The girls have a deep unspoken bond that they don’t understand themselves. The first time Siss goes to Unn’s house after school, they have an almost spiritual experience gazing into a mirror together. Unn wants to tell Siss something, but Siss feels overwhelmed and leaves, thinking:

“You can tell me more another time. Whenever you like another time. We couldn’t have gone further this evening. It had been a great deal as it was. But if they were to go further it would make things impossible. Home again as quickly as she could. Otherwise they might get involved in something that would shatter it for all of them. Instead they had shone into each other’s eyes.”

The next day, Unn feels too embarrassed to see Siss again, and decides to visit the local Ice Palace, a frozen waterfall.

“She lay flat on the ice, not yet feeling the cold. Her slim body was a shadow with distorted human form down on the bottom.

Then she changed her position on the shining glass mirror. The delicate bracken still stood in the block of ice in a blaze of light.”

The natural descriptions are stunning, but never overwhelm the narrative:

“Unn looked down into an enchanted world of small pinnacles, gables, frosted domes, soft curves and confused tracery. All of it was ice, and the water spurted between, building it up continually. Branches of the waterfall had been diverted and rushed into new channels, creating new forms. Everything shone. The sun had not yet come, but it shone ice-blue and green of itself, and deathly cold.”

Unn goes missing, and it doesn’t take much for the villagers to work out where she might be. Finding her proves impossible though:

“The men continued to search. They had life and light on their side. They were visiting an unknown fortress, and it looked like the fortress of death. If one of them struck the wall with his stick it proved to be as hard as rock. The blow recoiled and vibrated in his arm. Nothing opened up. They struck all the same.”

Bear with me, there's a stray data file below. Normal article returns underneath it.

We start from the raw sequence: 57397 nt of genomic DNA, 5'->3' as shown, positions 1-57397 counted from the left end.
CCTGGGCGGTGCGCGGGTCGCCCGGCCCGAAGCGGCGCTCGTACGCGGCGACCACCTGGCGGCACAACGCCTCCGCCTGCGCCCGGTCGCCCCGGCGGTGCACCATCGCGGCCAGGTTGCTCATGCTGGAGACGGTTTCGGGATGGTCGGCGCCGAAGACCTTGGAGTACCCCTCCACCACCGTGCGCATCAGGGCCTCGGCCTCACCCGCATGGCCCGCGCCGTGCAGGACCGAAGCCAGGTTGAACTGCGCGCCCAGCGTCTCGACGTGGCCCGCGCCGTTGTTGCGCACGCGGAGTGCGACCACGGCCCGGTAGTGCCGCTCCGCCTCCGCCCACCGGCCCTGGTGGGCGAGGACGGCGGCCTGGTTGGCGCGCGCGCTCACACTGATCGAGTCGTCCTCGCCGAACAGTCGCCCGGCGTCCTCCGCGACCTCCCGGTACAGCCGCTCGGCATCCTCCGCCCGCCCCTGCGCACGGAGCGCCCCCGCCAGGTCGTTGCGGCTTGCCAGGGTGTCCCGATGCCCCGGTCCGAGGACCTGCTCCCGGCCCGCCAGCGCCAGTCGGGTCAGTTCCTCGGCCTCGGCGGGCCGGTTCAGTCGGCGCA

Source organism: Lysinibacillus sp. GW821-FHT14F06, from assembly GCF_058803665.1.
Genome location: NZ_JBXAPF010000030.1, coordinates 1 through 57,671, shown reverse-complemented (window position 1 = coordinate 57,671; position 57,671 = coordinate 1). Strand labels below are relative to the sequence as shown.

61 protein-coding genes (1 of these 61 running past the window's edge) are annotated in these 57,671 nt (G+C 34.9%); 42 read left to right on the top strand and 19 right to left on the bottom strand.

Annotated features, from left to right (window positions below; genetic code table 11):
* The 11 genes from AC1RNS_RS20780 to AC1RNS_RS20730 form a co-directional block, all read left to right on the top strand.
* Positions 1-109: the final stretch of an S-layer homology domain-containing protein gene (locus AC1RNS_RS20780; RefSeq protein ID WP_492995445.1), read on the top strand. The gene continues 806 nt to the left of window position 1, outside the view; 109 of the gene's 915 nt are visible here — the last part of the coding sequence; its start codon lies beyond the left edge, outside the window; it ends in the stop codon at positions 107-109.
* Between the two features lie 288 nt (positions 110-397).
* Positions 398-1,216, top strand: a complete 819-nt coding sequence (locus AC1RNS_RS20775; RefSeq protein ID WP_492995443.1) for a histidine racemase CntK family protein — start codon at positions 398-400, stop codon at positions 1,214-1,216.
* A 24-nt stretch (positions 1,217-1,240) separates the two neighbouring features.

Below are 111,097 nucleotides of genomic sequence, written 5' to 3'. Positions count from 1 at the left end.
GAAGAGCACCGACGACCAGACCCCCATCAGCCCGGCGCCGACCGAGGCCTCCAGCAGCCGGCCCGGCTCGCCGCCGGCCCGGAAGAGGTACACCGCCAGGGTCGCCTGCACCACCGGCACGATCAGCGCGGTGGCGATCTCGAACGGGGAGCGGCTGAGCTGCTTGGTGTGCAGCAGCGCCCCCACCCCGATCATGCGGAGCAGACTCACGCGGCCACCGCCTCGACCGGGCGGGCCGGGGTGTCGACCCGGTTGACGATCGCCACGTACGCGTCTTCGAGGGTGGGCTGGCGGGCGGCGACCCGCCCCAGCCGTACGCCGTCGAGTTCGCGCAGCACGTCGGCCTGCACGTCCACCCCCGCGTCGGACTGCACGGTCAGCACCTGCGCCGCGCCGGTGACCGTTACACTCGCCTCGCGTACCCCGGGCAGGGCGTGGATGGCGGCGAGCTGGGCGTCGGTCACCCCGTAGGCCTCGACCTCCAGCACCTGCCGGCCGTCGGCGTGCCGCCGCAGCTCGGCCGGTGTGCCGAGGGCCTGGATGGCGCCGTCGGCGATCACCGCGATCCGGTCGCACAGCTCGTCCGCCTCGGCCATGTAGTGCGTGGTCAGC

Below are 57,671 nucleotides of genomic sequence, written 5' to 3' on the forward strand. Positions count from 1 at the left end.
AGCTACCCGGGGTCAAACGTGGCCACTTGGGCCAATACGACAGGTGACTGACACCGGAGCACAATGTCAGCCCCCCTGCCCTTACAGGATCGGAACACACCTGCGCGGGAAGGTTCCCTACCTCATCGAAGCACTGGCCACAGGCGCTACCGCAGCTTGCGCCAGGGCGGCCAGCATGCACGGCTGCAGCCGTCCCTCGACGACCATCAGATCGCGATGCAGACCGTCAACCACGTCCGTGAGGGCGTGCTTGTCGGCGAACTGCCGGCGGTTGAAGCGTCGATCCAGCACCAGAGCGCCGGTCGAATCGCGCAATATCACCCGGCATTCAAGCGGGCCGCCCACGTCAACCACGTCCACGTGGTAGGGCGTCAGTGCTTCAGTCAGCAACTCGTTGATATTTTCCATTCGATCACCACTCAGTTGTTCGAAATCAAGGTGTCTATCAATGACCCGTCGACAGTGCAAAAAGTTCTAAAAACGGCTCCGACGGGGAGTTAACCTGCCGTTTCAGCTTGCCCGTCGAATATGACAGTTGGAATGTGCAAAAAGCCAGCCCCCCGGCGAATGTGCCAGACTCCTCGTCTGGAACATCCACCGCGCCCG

Siss is devasted. She makes Unn a promise that sees her withdraw from her family and friends, taking Unn’s place alone at the edge of the playground.

“I promise to think about no-one but you. To think about everything I know about you. To think about you at home and at school, and on the way to school. To think about you all day long, and if I wake up at night.”

The Ice Palace is a novel that doesn’t spell out its characters’ feelings but leaves you in no doubt as to how strong they are. It is a study of grief in pre-adolescents; Unn is an orphan and Siss is overwhelmed by her feelings when Unn goes missing. The atmosphere of a Norwegian village in winter is beautifully evoked and it is haunting without being creepy. The novella doesn’t give trite answers but instead asks how we learn to live with pain, with the things to which there are no answers.

“Slowly the palace changes colour. The shining green ice whitens in the warmth of the sun. The transparent chambers and domes grow dim as if filled with steam, concealing all they may possess, drawing a cover over themselves and concealing it. The whole palace draws the white colour over itself and starts to dissolve on the surface. Inside it is still ringing hard. The ice no longer sends out lightening among the fields. But shines, whiter than before, shines quietly.”

Novella a Day in May 2019 #19

The Postman’s Fiancée – Denis Theriault (2016, trans. John Cullen 2017) 197 pages

(This post contains spoilers for The Peculiar Life of a Lonely Postman so don’t read on if you’ve any plans to read that novella.)

As Naomi pointed out, last year’s NADIM didn’t include a single Canadian author, so I’d planned on a few this year. But as my first post for NADIM 2019 explained, the best laid plans… Still, I have managed to include one, and here it is 😊

I really liked The Peculiar Life of a Lonely Postman when I read it a few years back. This sequel is told from the point of view of Tania, the waitress who loves Bilodo (the title character of the first book) and picks up the story shortly before Bilodo’s accident, carrying the tale on further.

As readers of the first book will know, Bilodo’s quiet, gentle existence appeals to Tania as she brings him his lunch each day:

“Tania could happily imagine him leading a monastic existence dedicated to calligraphy, saving himself physically and spiritually for the fortunate pilgrimess who would know how to find a pathway to his soul – a role for which Tania considered herself eminently qualified.”

Unfortunately Bilodo has no idea of her feelings until a cruel practical joke. Before they can talk it through, Bilodo is hit by a truck. This is where the first novella ends. In this sequel, he is given CPR by Tania and ultimately survives, but with no memory of recent years. Tania convinces him they were a couple, and engaged to be married.